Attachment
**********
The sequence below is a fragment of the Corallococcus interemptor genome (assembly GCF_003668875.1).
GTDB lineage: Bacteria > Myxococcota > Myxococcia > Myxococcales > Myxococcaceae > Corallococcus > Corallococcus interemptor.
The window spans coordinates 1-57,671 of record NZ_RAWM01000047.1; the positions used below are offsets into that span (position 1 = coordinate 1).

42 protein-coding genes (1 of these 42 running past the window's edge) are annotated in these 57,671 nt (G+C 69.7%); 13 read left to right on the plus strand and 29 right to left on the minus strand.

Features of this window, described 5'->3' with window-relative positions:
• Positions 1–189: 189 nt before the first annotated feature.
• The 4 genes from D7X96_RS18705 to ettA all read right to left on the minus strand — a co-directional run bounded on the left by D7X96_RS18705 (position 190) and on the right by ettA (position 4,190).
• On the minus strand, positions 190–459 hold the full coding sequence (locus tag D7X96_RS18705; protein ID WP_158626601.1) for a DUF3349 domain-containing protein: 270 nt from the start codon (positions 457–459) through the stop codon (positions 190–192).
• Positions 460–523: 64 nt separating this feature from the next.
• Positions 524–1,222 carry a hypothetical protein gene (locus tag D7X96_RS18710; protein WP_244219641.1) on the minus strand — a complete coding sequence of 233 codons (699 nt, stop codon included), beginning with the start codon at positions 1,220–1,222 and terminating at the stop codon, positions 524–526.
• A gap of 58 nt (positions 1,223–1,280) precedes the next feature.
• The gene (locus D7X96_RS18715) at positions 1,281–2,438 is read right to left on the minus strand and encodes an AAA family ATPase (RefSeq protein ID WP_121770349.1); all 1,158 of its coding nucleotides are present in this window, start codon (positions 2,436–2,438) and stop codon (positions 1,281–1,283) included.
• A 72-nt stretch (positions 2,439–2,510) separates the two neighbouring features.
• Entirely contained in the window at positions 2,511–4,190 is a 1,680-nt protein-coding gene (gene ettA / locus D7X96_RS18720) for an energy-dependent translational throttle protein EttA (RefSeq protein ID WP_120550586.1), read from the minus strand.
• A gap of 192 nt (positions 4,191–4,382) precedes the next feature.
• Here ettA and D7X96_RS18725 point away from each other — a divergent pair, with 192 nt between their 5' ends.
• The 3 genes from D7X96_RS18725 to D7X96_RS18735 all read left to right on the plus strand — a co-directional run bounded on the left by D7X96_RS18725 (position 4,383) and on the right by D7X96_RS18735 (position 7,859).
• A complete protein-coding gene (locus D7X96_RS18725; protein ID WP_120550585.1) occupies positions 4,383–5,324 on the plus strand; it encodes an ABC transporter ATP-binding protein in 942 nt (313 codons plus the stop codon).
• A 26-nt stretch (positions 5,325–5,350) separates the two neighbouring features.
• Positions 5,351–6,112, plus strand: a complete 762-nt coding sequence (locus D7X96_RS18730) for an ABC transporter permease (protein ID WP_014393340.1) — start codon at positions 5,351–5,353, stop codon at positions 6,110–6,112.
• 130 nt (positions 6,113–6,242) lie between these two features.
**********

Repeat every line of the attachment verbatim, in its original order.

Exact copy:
The sequence below is a fragment of the Corallococcus interemptor genome (assembly GCF_003668875.1).
GTDB lineage: Bacteria > Myxococcota > Myxococcia > Myxococcales > Myxococcaceae > Corallococcus > Corallococcus interemptor.
The window spans coordinates 1-57,671 of record NZ_RAWM01000047.1; the positions used below are offsets into that span (position 1 = coordinate 1).

42 protein-coding genes (1 of these 42 running past the window's edge) are annotated in these 57,671 nt (G+C 69.7%); 13 read left to right on the plus strand and 29 right to left on the minus strand.

Features of this window, described 5'->3' with window-relative positions:
• Positions 1–189: 189 nt before the first annotated feature.
• The 4 genes from D7X96_RS18705 to ettA all read right to left on the minus strand — a co-directional run bounded on the left by D7X96_RS18705 (position 190) and on the right by ettA (position 4,190).
• On the minus strand, positions 190–459 hold the full coding sequence (locus tag D7X96_RS18705; protein ID WP_158626601.1) for a DUF3349 domain-containing protein: 270 nt from the start codon (positions 457–459) through the stop codon (positions 190–192).
• Positions 460–523: 64 nt separating this feature from the next.
• Positions 524–1,222 carry a hypothetical protein gene (locus tag D7X96_RS18710; protein WP_244219641.1) on the minus strand — a complete coding sequence of 233 codons (699 nt, stop codon included), beginning with the start codon at positions 1,220–1,222 and terminating at the stop codon, positions 524–526.
• A gap of 58 nt (positions 1,223–1,280) precedes the next feature.
• The gene (locus D7X96_RS18715) at positions 1,281–2,438 is read right to left on the minus strand and encodes an AAA family ATPase (RefSeq protein ID WP_121770349.1); all 1,158 of its coding nucleotides are present in this window, start codon (positions 2,436–2,438) and stop codon (positions 1,281–1,283) included.
• A 72-nt stretch (positions 2,439–2,510) separates the two neighbouring features.
• Entirely contained in the window at positions 2,511–4,190 is a 1,680-nt protein-coding gene (gene ettA / locus D7X96_RS18720) for an energy-dependent translational throttle protein EttA (RefSeq protein ID WP_120550586.1), read from the minus strand.
• A gap of 192 nt (positions 4,191–4,382) precedes the next feature.
• Here ettA and D7X96_RS18725 point away from each other — a divergent pair, with 192 nt between their 5' ends.
• The 3 genes from D7X96_RS18725 to D7X96_RS18735 all read left to right on the plus strand — a co-directional run bounded on the left by D7X96_RS18725 (position 4,383) and on the right by D7X96_RS18735 (position 7,859).
• A complete protein-coding gene (locus D7X96_RS18725; protein ID WP_120550585.1) occupies positions 4,383–5,324 on the plus strand; it encodes an ABC transporter ATP-binding protein in 942 nt (313 codons plus the stop codon).
• A 26-nt stretch (positions 5,325–5,350) separates the two neighbouring features.
• Positions 5,351–6,112, plus strand: a complete 762-nt coding sequence (locus D7X96_RS18730) for an ABC transporter permease (protein ID WP_014393340.1) — start codon at positions 5,351–5,353, stop codon at positions 6,110–6,112.
• 130 nt (positions 6,113–6,242) lie between these two features.